In August, Chicago Mayor Richard Daley announced that the city will help will create nearly 2,700 affordable rental units for low- and moderate-income households in 29 developments in neighborhoods across the city.

The city’s $277 million contribution to the multiyear project includes $175 million low-income housing tax credits and bonds, $63 million in loans and $39 million in tax-increment financing.

Additional money will come from the Illinois Housing Development Authority, the Federal Home Loan Bank and private investors and lenders.

Without such aggressive programs the nation’s lack of affordable rental housing will continue to create dire consequences, according to Sheila Crowley, President of the National Low Income Housing Coalition.

Thursday, September 15, 2011



In the Chicago region, the MacArthur Foundation is breaking barriers by funding the Preservation Compact, an Urban Land Institute project that will save at least 75,000 existing affordable homes in Cook County by the year 2020.

The compact is working to create more responsive and flexible financing from investors, expedited approvals or tax incentives from the public sector and creative development strategies both from for-profit and nonprofit developers.

One recent victory involved the Lorrington Apartments in Chicago’s Logan Square neighborhood, which has been affordable since 1985. The building owner’s Section 8 contract was expiring, and he was ready to sell.

With housing costs steadily rising in the popular neighborhood, the classic building’s 54 units could have easily been sold to a for-profit condo conversion developer.

But a combination of public, private and nonprofit agencies preserved them as affordable. The nation’s largest nonprofit developer, bought, rehabilitated and now manages the building – with a contract ensuring affordable rental prices through 2027.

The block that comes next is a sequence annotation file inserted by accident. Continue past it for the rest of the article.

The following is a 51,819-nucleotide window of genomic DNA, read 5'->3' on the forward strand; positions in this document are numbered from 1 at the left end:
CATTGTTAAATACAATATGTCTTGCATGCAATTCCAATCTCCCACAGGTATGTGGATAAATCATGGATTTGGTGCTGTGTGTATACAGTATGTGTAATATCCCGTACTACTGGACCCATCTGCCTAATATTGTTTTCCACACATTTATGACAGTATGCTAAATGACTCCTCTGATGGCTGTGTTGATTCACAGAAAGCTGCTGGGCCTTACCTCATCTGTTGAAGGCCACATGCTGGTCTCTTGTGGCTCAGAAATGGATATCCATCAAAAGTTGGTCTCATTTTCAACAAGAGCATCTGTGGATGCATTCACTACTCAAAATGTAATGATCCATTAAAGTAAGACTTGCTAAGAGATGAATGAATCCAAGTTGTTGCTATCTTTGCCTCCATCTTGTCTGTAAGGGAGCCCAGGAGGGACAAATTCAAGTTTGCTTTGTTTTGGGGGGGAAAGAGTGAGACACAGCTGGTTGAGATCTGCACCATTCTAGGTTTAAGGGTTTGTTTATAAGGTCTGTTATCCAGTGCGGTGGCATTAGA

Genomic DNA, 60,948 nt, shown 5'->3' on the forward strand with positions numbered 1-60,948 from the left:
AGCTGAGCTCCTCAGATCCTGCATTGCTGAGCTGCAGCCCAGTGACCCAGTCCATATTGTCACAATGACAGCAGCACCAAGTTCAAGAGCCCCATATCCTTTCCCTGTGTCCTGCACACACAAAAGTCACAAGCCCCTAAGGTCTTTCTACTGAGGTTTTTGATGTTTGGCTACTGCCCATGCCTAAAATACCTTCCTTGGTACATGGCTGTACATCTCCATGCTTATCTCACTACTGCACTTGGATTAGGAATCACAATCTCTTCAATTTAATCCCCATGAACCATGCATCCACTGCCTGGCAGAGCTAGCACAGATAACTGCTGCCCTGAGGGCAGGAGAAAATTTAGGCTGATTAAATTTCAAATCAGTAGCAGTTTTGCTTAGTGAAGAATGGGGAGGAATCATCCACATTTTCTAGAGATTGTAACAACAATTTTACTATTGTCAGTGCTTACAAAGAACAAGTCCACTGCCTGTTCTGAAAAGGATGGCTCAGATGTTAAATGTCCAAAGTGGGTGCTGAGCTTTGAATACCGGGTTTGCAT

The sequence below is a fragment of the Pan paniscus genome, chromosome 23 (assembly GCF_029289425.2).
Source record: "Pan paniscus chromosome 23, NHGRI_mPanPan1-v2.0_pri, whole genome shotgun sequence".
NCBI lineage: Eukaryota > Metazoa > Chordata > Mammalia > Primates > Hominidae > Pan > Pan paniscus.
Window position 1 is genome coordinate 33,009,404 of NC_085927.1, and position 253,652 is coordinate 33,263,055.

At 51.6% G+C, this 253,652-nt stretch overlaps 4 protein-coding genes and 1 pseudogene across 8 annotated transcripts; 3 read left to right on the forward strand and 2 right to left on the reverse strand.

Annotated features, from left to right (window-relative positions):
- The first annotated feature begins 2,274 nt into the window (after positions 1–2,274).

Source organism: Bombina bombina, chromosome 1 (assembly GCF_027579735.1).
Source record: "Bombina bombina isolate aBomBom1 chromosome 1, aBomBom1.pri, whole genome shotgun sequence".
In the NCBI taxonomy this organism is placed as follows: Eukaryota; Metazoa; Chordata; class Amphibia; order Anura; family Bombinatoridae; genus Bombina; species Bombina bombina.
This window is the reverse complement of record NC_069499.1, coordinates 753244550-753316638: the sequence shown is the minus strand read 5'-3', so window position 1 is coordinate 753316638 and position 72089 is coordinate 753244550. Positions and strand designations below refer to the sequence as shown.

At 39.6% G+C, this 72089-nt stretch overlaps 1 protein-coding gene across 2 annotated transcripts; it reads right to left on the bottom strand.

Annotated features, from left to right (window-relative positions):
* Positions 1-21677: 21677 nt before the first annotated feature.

Wednesday, September 14, 2011


Schwartz, sharing observations she and MacArthur colleague Erika Poethig delivered at a HUD symposium, identified three barriers to affordable housing preservation that must be overcome:

• Properties. Current resources, incentives and requirements tied to affordable rental properties do not adequately encourage or require owners to preserve long term affordability or to sell to other owners committed to that objective.
• Ownership. Current policies also limit the ability of owners to recapitalize, earn sufficient cash flow and build a sustainable capital base from which to successfully maintain, manage and operate properties that are affordable to low- and moderate-income renters.
• Transactions. Current housing programs and regulations are fragmented, cumbersome, often unpredictable and inconsistently applied. Transactions that would transfer properties to new owners committed to preserving affordability and providing good long-term stewardship are difficult, costly and slow.

Tuesday, September 13, 2011



The foundation’s “Window of Opportunity: Preserving Affordable Rental Housing” goal is to directly support the preservation and improvement of 100,000 affordable rental homes and to significantly improve the regulatory and funding environment for preservation through policy reforms at local, state and federal levels.

“Harvard University’s Joint Center for Housing Studies reports that over the past 10 years two existing units were lost for every affordable rental newly built,” said Debra Schwartz, Director of Program-Related Investments for the MacArthur Foundation. “Without concerted action, our nation’s stock of affordable rental housing is projected to fall by another million units or more in the decade ahead.”

“It is expected that by the end of 2007, over $3.5 billion in new long-term subsidy and financing will have been invested in `Window of Opportunity’ projects at an average cost of roughly $80,000 per home,” she added. “This is significantly less than the cost to build a new affordable rental unit anywhere in the country today.”

Monday, September 12, 2011


By Steve Wright